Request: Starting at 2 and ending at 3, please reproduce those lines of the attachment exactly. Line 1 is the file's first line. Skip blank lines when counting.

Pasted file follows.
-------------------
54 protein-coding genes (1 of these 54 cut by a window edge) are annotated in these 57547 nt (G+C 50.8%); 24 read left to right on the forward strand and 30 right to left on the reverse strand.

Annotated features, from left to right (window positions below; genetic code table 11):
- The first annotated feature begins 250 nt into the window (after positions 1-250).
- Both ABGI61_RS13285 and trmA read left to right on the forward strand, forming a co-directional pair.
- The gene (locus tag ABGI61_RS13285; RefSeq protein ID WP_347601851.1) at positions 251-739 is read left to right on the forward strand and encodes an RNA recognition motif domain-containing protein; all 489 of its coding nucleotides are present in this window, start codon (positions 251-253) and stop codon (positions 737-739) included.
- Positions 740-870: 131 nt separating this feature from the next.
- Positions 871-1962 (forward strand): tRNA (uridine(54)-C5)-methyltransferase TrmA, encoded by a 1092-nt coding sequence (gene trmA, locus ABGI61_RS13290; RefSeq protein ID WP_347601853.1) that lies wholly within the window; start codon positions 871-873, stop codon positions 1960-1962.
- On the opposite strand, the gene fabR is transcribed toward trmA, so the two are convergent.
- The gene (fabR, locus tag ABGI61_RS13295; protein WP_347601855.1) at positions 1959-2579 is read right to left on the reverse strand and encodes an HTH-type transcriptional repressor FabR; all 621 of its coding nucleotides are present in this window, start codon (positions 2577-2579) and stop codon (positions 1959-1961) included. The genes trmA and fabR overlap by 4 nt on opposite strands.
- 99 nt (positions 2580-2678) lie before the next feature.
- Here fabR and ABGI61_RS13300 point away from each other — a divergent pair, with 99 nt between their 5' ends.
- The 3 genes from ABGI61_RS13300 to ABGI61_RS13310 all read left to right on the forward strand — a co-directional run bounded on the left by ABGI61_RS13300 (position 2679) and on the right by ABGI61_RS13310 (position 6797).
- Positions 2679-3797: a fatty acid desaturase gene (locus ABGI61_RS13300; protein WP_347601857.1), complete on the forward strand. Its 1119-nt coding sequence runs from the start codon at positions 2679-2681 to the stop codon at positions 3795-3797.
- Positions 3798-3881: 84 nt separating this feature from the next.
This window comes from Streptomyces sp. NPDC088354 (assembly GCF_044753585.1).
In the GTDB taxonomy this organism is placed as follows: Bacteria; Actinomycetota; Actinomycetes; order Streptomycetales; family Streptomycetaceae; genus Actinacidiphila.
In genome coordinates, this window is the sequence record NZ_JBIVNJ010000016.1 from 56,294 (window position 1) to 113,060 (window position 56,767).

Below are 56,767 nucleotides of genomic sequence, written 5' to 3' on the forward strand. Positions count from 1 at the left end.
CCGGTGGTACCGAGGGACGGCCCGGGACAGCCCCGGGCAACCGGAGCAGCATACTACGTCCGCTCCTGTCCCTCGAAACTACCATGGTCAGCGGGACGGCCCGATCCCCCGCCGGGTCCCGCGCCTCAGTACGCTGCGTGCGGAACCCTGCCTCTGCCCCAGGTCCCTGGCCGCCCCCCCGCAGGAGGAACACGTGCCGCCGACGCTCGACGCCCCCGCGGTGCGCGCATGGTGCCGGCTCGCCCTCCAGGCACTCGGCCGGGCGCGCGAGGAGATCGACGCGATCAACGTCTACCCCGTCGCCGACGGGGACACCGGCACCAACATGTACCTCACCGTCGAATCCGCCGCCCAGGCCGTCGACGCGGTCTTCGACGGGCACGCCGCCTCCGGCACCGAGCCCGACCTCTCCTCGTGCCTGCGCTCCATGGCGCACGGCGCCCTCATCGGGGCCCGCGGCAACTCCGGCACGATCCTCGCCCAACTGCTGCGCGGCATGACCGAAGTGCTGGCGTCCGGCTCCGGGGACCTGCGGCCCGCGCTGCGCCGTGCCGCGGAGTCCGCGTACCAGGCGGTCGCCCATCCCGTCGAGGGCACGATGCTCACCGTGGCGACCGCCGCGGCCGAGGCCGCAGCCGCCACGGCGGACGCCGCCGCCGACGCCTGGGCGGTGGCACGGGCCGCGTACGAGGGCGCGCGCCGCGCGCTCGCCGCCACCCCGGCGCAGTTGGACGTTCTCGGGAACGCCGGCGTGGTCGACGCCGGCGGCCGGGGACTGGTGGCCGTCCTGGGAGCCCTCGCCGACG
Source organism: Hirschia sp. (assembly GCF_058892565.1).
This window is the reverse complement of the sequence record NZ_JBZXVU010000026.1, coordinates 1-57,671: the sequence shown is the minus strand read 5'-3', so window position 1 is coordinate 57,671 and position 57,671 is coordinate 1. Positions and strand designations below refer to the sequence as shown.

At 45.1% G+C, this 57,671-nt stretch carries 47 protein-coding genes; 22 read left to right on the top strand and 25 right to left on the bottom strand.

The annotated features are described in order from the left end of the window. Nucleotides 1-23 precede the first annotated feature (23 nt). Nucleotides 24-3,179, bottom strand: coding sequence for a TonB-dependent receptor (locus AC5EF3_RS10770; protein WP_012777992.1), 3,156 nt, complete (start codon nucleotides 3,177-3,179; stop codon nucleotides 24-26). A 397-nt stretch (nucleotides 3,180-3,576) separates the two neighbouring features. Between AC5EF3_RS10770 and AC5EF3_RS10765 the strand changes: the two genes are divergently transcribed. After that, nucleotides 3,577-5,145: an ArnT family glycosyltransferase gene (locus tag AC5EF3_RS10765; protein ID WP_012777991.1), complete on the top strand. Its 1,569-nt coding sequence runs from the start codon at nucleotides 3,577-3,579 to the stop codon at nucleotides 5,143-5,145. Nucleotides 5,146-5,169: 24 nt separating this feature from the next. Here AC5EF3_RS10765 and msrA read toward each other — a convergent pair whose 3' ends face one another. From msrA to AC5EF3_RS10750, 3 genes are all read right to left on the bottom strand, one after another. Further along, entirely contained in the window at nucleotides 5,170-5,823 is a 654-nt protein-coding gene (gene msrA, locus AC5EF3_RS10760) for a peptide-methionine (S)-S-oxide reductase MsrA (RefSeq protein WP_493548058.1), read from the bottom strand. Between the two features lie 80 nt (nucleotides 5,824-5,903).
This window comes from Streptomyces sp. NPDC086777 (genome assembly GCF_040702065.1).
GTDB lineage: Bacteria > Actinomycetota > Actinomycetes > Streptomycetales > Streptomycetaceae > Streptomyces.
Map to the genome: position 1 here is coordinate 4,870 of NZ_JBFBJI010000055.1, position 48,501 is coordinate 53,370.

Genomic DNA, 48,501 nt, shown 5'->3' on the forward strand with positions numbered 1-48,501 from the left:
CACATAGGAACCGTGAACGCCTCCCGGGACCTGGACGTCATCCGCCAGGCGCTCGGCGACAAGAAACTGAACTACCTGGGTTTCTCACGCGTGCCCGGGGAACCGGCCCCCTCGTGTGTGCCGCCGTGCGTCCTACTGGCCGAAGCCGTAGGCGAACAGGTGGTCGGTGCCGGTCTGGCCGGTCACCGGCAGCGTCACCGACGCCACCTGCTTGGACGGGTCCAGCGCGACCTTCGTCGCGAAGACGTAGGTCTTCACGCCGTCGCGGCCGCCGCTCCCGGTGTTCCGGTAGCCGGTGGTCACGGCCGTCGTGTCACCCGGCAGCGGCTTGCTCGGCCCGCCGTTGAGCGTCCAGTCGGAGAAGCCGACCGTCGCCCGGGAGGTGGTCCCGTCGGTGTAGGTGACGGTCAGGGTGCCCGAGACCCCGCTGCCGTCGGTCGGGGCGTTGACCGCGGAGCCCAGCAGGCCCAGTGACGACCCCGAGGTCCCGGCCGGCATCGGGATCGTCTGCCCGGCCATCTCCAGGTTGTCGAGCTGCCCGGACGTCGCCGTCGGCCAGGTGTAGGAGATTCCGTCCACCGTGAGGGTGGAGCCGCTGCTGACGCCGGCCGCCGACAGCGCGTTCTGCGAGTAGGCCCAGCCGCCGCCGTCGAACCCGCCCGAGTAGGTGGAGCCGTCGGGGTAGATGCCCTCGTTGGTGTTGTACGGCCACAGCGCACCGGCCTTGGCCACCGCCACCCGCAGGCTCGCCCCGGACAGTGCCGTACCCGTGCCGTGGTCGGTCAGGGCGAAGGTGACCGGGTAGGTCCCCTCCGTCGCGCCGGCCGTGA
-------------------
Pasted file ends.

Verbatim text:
Annotated features, from left to right (window positions below; genetic code table 11):
- The first annotated feature begins 250 nt into the window (after positions 1-250).